Given fair funding allocation unbelievable things can happen.

Terence Ayres's picture
Some twenty ago I became Chair of Governors of a small Primary located in one of the most deprived inner city areas in the UK - opponents of state education would consider the school to be the typical 'failing school'; budget deficit out of control (LA operated a 'No redundancy Policy), SATS scores in the first year were for English and Maths were 12 and 11 respectively and due to the Major governments 'Parental Choice' legislation we had pupil drainage. To say that the future of our school was bleak would not be an overstatement, we were a heartbeat away from closure - in the intervening years the have tried twice to effect closure. That was then, now it is a different story.

My frst task was to replace the Head Teacher who took early retirement. I asked the then Deputy Head to do the job for a year, or until the future of the school was decided, he agreed although he was looking for another position - he still runs the school with us some twenty years later. I think the gods smiled on us when 1997 there was a change in government whose attitude to state education was vastly different to the previous administration - they gave us money.

Today that same school serving the same community is in terms of performance one of the most successful, last years SATS for we exceeded 90% for English and 80% for Maths; we operate a budget surplus and 'House Full' notices are hung on the school gates with parents are even going to tribunal to gain admission. Once when there was exclusions were the norm, now they are a rarity. Not only are we successful in the curriculum the school has a national reputation for the children,s art - in 2007 at an exhibition held at the Royal Academy our children provided two of the paintings exhibited.

The story goes on and on today there is every chance that we will take on the responsibility of running a new build school, a most exciting prospect. It would be wrong of me to say that money was the sole reason for our success, most of the teaching and support staff (they are highly respected by both management and teachers) governors who don't take prisoners when it come to the welfare of the school and most have been with us since the dark days when the powers that be considered state education an unfortunate responsibility of government and of course a Head Teacher who is as good as it gets and so much more.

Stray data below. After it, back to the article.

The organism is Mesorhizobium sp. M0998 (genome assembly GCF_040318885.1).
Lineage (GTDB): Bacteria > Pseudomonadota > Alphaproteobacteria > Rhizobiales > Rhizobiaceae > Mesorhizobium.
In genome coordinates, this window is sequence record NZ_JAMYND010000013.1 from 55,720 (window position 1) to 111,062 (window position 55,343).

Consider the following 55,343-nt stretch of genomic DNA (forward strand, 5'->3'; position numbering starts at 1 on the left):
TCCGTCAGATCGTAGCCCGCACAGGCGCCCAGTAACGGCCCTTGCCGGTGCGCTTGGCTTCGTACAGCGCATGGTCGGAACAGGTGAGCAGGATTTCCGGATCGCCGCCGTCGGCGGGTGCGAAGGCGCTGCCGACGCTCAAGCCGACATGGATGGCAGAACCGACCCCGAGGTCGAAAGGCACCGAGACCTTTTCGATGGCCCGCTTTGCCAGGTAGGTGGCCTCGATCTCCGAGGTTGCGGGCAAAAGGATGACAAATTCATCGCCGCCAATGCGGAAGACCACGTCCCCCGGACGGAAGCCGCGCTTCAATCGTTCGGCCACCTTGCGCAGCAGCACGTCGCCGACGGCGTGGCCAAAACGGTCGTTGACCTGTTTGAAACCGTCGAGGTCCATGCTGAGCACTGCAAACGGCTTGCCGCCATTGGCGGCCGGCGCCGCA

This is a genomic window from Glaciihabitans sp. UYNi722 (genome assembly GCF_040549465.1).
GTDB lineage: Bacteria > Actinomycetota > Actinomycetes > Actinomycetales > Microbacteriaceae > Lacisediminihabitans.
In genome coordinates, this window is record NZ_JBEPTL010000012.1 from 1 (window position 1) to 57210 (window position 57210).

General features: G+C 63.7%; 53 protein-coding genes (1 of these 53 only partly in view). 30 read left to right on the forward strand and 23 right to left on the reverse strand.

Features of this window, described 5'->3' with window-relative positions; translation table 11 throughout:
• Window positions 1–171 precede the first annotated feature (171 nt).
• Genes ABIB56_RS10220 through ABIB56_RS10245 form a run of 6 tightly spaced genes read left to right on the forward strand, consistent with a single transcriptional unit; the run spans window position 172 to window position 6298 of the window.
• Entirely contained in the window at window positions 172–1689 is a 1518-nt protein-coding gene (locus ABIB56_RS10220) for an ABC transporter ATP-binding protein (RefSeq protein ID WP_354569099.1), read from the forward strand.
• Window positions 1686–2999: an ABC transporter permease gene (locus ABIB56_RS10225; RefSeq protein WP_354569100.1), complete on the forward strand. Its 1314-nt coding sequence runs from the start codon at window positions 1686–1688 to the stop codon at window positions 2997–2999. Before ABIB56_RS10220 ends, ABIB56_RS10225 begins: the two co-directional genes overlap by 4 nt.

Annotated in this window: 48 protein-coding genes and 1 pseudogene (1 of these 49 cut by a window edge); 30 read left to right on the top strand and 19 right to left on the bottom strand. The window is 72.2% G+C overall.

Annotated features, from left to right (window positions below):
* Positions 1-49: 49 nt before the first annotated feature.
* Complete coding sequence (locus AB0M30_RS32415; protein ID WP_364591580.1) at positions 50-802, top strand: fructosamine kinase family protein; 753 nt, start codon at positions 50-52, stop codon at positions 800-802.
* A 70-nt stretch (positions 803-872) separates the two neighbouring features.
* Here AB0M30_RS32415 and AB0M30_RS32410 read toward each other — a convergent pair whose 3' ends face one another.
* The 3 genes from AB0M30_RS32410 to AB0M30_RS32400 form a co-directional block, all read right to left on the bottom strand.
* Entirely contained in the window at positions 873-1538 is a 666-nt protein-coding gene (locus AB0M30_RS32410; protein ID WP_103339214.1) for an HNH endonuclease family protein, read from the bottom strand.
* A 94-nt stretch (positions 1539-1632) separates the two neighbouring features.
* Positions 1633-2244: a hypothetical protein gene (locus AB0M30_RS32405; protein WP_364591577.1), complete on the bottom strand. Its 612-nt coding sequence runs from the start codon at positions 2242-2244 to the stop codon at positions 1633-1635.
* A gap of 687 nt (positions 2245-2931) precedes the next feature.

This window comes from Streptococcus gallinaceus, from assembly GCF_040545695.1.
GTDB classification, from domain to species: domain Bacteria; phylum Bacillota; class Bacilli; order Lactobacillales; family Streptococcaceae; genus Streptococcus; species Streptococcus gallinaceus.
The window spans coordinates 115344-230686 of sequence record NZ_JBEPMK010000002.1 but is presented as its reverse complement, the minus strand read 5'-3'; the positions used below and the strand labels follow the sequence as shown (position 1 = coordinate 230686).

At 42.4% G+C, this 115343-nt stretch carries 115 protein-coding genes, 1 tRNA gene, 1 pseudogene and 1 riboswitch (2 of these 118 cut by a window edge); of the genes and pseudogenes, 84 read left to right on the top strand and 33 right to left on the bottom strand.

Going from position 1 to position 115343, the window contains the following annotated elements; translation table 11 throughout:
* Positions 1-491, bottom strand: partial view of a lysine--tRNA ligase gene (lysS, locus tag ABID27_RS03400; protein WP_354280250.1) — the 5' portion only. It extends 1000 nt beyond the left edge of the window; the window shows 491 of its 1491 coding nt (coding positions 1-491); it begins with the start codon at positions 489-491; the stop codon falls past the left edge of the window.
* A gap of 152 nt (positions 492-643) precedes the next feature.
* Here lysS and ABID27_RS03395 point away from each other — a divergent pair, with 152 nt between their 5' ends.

For myself every time I go into school. especially in the staff room,it is real a joy to experience the shared optimism for the future and knowing that we are at the heart of the community

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Rebecca Hanson's picture
Fri, 13/04/2012 - 16:57

Libdems I've met have been very proud of their new funding formula.

But I'm hearing words of caution on linked - people are saying that it's been substantially fudged and that the discrepancies between boroughs have not been resolved - instead the pupil premium has been applied to redistribute funds with a borough.

But of course within a borough it's the schools which are not full, the small schools and the schools which are rapidly losing numbesr which need cash redistributed in their direction most.

Does anyone have any direct experience with the reality of what's going on?

Ricky-Tarr's picture
Fri, 13/04/2012 - 17:56

On ice 'til the 2015 Spending Review, I heard.
You're right about the cross-borough anomalies not being resolved yet.

Rebecca Hanson's picture
Fri, 13/04/2012 - 18:28

Thanks Ricky. Any idea why? I heard the cuts were too painful for the better funded to take and equalisation money was not available but that may have been more speculation than fact.

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